I think the tendency that some of us have to avoid fearful experiences, which we suppose will cause us pain, is normal. We all want to be happy. This does not mean, however, that we'll succeed at every attempt to move away from situations that evoke our fears. Wanting to be happy motivates us, but fear also does. Fear is not an emotion we should circumvent or invalidate.
Many of my own goals come from the genuine desire to be happy and to feel that I am becoming a better person. That is one side of the scale. The other side, the one that creates aspirations that are born in a place of fear, is the one I am learning to embrace. I understand now that my fear-based ambitions stem from my imagination: the fear of what could happen if an intention is not fulfilled. I'm convinced that subconsciously this fear of what could happen is translated into a thought process similar to the following one: if X does not happen in my life, then due to Y consequence, I will feel hurt. The reasoning remains the same regardless of what the goal is and what the probable consequences are. I am afraid of being vulnerable and hurt because if I am not as resilient as I think I am, what will happen to me if I can't get back on my feet?
I am slowly accepting the fact that even if I feel hurt to the point where I assume I'll break, it is just an idea inside my head. Not all ideas are correct. Nothing can break me unless I give it permission to do so.
If I acknowledge my fears instead of beating myself up for them, assuming of course that I observe them and choose to respond proactively, they will help me in my path to self-knowledge and I will be better-equipped to deal with fearful experiences in the future. We need to let go of the idea that fear make us less capable of functioning in today's society. Fear is a stepping stone that helps us transmute limiting beliefs into self-empowerment. Challenging events happen because we need them to mature emotionally and grow spiritually. Fear reminds us where the boundaries of our comfort zones are located. It pushes those boundaries and forces us to look further into ourselves and our inner resources. The way we react to challenging events is what makes or breaks us, not the actual events.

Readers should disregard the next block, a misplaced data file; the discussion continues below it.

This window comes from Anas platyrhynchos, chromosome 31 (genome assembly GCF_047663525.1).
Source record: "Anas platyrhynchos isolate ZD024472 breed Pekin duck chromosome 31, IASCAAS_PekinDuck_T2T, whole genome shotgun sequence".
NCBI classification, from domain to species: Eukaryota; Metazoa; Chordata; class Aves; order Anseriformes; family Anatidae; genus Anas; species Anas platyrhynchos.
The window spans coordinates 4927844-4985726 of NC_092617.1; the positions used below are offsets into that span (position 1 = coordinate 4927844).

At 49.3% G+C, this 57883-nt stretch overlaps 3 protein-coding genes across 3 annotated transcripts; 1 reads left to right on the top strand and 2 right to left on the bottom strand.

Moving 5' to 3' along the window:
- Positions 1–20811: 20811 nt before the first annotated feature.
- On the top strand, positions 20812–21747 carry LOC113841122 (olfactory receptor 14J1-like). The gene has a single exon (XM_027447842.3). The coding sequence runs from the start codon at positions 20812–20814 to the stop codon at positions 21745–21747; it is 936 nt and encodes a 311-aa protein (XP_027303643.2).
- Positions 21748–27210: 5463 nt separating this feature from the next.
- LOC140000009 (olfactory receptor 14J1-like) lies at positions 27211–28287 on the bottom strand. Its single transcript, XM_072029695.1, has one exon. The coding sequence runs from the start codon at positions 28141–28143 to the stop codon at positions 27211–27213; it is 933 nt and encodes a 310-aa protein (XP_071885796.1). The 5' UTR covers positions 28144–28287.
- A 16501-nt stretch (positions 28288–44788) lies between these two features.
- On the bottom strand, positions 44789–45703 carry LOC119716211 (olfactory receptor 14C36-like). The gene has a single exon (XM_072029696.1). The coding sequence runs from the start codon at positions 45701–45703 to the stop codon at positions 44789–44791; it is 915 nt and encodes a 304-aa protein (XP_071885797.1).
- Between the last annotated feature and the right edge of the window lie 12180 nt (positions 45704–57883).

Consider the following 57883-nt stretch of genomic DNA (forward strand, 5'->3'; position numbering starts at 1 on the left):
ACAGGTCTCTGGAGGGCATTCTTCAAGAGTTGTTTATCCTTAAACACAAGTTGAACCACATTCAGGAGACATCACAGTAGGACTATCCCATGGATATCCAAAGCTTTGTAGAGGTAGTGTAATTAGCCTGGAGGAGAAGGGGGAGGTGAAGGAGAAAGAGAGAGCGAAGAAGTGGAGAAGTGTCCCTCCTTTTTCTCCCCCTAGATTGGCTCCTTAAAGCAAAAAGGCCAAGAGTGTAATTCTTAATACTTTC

I am understanding that there are many ideas ingrained in my subconscious mind; ideas that constitute the source of the narrow-mindedness because of which I fear certain situations will unfold in a hurtful way. Those ideas are limiting and negative. There are times when it is not even fear of an undesired outcome the reason why I do not take a particular course of action and do take another, but fear of not having the slightest idea of what the outcome could be. That, my friends, is fear of the unknown at its finest.
When I refer to fearful experiences, I am speaking about experiences that have not even happened yet. The fear I am referring to is nothing more than the manifestation of the subtle -and sometimes outrageous -- ideas of unworthiness or of the impossibility of finding some freedom in our lifetime that we are bombarded with since our birth.
I know that many of us allow fear to mark our souls and determine our future. What I intend to propose here is that instead of using those marks as arguments to justify not growing, they should serve the purpose of helping us embrace vulnerability as a valuable tool for resilience, courage and happiness.